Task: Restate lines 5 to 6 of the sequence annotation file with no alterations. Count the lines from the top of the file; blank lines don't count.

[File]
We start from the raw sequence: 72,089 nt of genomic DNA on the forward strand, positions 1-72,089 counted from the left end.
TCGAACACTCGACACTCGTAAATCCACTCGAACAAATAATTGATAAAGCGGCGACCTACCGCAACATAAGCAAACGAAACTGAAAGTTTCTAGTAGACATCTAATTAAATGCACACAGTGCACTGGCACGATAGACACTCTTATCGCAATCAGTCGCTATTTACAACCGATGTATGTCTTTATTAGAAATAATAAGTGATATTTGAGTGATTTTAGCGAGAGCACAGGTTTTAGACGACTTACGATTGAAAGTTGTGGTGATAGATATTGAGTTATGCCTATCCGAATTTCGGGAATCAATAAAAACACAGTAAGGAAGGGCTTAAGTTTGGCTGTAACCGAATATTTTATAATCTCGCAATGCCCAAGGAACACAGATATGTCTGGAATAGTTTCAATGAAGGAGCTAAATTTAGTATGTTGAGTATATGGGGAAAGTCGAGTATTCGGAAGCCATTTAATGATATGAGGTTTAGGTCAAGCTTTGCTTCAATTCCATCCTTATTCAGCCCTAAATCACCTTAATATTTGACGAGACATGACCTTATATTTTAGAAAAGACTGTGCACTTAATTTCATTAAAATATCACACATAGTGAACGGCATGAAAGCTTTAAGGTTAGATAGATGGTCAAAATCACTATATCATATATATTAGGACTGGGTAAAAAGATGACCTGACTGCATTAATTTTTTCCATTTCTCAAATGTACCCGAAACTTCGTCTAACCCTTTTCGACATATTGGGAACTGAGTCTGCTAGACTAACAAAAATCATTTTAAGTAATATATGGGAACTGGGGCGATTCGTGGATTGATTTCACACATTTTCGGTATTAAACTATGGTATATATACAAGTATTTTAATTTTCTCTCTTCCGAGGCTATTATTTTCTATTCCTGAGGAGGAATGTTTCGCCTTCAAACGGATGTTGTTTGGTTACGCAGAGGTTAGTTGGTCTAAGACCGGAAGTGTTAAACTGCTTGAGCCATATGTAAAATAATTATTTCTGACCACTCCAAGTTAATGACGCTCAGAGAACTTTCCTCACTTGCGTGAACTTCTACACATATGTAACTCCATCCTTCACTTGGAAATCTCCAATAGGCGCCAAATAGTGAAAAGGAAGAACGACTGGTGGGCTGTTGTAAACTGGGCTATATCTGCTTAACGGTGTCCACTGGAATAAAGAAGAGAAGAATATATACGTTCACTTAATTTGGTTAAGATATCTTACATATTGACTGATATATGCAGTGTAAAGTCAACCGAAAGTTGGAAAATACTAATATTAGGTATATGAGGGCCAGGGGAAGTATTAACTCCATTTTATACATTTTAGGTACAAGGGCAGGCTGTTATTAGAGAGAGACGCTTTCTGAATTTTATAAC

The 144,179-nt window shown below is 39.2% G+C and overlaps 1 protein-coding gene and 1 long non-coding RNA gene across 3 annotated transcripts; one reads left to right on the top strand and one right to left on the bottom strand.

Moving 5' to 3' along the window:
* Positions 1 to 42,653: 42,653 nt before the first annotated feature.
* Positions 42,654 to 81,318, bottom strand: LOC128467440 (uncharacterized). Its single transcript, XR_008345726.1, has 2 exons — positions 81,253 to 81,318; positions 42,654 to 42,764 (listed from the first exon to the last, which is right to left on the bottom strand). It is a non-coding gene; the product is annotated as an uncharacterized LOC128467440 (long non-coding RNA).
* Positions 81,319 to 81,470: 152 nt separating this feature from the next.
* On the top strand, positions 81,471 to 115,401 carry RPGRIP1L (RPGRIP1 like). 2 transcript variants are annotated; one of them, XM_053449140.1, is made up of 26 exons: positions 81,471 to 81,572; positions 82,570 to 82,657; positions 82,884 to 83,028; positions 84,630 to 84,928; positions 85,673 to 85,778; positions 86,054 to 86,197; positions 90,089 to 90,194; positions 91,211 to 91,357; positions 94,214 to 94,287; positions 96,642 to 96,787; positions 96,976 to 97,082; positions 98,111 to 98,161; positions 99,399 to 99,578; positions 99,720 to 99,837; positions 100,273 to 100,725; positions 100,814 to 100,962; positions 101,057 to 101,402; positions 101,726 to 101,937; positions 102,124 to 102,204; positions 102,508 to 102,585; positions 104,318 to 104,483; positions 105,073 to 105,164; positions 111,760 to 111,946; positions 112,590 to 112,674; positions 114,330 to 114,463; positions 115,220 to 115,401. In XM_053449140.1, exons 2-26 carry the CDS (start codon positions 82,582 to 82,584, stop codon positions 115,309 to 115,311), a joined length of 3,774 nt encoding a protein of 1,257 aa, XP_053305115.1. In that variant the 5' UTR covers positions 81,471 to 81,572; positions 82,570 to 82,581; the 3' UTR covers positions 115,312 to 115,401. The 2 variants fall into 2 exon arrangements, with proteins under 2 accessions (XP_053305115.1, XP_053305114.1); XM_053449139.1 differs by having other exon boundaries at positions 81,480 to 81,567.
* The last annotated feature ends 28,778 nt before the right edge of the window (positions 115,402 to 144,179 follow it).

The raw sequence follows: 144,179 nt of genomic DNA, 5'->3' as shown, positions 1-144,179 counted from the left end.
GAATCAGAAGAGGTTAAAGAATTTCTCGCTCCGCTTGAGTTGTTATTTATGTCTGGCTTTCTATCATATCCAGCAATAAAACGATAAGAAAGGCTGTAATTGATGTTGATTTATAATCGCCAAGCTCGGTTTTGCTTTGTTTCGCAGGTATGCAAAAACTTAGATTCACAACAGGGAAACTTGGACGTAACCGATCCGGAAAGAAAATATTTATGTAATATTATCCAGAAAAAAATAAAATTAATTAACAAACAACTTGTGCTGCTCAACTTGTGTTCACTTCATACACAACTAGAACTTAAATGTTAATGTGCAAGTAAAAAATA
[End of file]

* Positions 1 to 42,653: 42,653 nt before the first annotated feature.
* Positions 42,654 to 81,318, bottom strand: LOC128467440 (uncharacterized). Its single transcript, XR_008345726.1, has 2 exons — positions 81,253 to 81,318; positions 42,654 to 42,764 (listed from the first exon to the last, which is right to left on the bottom strand). It is a non-coding gene; the product is annotated as an uncharacterized LOC128467440 (long non-coding RNA).